The Saints knew how to take advantage of the Carolina Panthers.
It’s possible there were holes all over the field during New Orleans’ 41-38 win on Sunday, and perhaps the evidence is circumstantial, but it looked like it knew exactly how it wanted to attack Carolina’s defense. And then did so ruthlessly.
It was clear that that New Orleans could put its wide receivers in positions where linebackers would cover them, and find other weak spots in the Panthers’ zone coverage.
This started on the very first snap when Brandin Cooks lined up in the slot and was covered by Shaq Thompson on an out route, which he pulled in for a gain of 10 yards. And the vulnerability remained throughout the game, as Cooks later ran up the seam for a gain of 49 yards with Thompson in coverage on Drew Brees’ 39th attempt of the game.
Overall, Cooks lined up in the slot 24 times. While it isn’t atypical to see him there -- 12 of his 32 targets through the first four games came from the slot -- his usage in that area was high. And in a game where the defense was often playing deep zones with its defensive backs and allowing the linebackers to cover things underneath, it created a lot of good and easy looks for the offense.
“I think we just game-planned pretty well with that, and just knowing who I was going to get,” Cooks said. “You have to be patient and pick the right time to call stuff. I think coach did a great job with that. The scheme just worked well, and everything just seemed to fit together.”
Of Brees’ 49 attempts, The Advocate marked down a linebacker as being in coverage on 20 targets. Some of that was likely the result of the Panthers being down two cornerbacks, which limited their personnel packages. Thompson was in coverage on nine receptions, five of which were to receivers. Rookie cornerback Zack Sanchez was also a frequent target, as he gave up five receptions on seven targets for 129 yards.
Taking out the four dropped passes, four thrown away passes, and one spike, Brees connected on 35 of his 44 attempts for 467 yards with four touchdowns and interception. It was easily his best performance of the season, and a nice bounce back after the offense appeared out of sync against the San Diego Chargers two weeks ago.
“I have to give credit to our coaching staff, who do an incredible job coming up with the game plan that we come into every game with,” Brees said. “Obviously, our guys have the ability to understand that opportunities are coming, and that helps a lot.”
And on a day where many of the New Orleans receivers were getting open and being targeted by Brees, it was Cooks who had the best performance. He caught seven passes on targets for 173 yards, with the two big plays coming on deep routes.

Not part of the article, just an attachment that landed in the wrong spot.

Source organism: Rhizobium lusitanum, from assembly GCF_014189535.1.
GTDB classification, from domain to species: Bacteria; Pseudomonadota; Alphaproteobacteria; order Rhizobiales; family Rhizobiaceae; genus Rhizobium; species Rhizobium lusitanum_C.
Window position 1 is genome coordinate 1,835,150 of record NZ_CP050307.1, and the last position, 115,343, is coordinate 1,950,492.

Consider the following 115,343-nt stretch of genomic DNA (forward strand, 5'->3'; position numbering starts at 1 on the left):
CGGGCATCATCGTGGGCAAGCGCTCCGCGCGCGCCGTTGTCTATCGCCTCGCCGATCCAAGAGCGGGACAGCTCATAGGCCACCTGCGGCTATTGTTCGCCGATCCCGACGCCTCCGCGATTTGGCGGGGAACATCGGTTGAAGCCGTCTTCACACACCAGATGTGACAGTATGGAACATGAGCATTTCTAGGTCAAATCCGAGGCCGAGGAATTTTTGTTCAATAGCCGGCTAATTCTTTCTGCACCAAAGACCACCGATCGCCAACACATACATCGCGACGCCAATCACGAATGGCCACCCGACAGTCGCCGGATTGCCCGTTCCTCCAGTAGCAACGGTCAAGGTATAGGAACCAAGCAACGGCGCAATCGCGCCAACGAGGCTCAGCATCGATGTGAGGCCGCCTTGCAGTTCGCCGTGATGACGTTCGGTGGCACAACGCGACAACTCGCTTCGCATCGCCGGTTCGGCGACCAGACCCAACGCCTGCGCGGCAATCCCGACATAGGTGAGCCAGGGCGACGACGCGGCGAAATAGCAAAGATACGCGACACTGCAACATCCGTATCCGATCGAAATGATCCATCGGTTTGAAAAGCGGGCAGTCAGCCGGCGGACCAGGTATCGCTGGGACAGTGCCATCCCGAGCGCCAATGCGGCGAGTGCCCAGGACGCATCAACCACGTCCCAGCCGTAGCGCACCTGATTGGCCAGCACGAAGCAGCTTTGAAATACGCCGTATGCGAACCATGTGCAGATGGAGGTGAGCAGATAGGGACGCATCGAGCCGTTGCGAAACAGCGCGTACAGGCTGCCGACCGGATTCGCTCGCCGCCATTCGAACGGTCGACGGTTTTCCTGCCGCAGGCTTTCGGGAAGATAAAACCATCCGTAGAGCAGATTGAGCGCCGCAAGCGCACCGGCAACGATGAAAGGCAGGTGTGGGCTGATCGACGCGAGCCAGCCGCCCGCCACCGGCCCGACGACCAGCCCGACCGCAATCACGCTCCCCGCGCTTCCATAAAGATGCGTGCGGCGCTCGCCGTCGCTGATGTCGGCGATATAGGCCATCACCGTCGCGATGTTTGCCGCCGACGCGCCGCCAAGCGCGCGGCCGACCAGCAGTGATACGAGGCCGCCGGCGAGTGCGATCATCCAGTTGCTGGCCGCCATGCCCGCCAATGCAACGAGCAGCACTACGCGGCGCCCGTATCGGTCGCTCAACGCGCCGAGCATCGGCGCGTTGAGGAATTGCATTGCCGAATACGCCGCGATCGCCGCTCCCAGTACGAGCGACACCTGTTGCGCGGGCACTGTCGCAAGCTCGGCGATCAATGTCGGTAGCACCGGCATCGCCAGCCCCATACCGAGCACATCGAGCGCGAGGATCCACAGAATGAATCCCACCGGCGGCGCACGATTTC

The first one, which came out of 12 personnel, was created by a good route by Cooks, in which he faked like he was going to run an underneath route, and then turned up the field and ran by Sanchez for an 87-yard touchdown. On his 49-yard gain, he ran out about 15 yards, paused in front of Thompson, and then continued to run up the field.
“You just play the game and play what you see,” Brees said. “You don’t want to get overly aggressive, and in some cases, you have young guys in the secondary who will want to play conservative and want to keep everything in front of him, so you just have to play what you see and react accordingly.”
Cooks’ other receptions came on out routes (three catches, 25 yards) and screens (two catches, 12 yards). Overall, Cooks’ most effective routes this season have been out routes (eight catches, 10 targets, 76 yards), go routes (4 catches, eight targets, 249 yards) and screens (five catches, five targets, 38 yards).
Michael Thomas’ performance rivaled that of Cooks, and it was a good step forward as he got open more often down the field that he had during the first four weeks of the season. He had two standout moments during the game.
The first was his 9-yard touchdown, which was aided by a good play design. Thomas got open over the middle and ran the ball in for the score, but the play was made possible after running back Mark Ingram motioned to the outside, which pulled the middle linebacker out of the middle of the field and opened things up for Thomas on a crossing route.
The other play was a 28-yard reception by Thomas, which came after he beat a jam at the line of scrimmage and then got open between Carolina’s zone coverage. The play showed off his strength and ability to beat press coverage.
Thomas also had a 23-yard reception on a post route, and two receptions for 18 yards on curl routes.
It’s difficult to know how much to take from the performance since Carolina was undermanned and out-schemed. It’s doubtful the Saints will see the same type of coverage from an undermanned defense in the immediate future. But it was a strong performance from this offense and a reminder of explosive it can be.
But, even though the San Diego was an off day for the offense, being explosive usually isn’t an issue for the Saints. The key is maintaining consistency moving forward.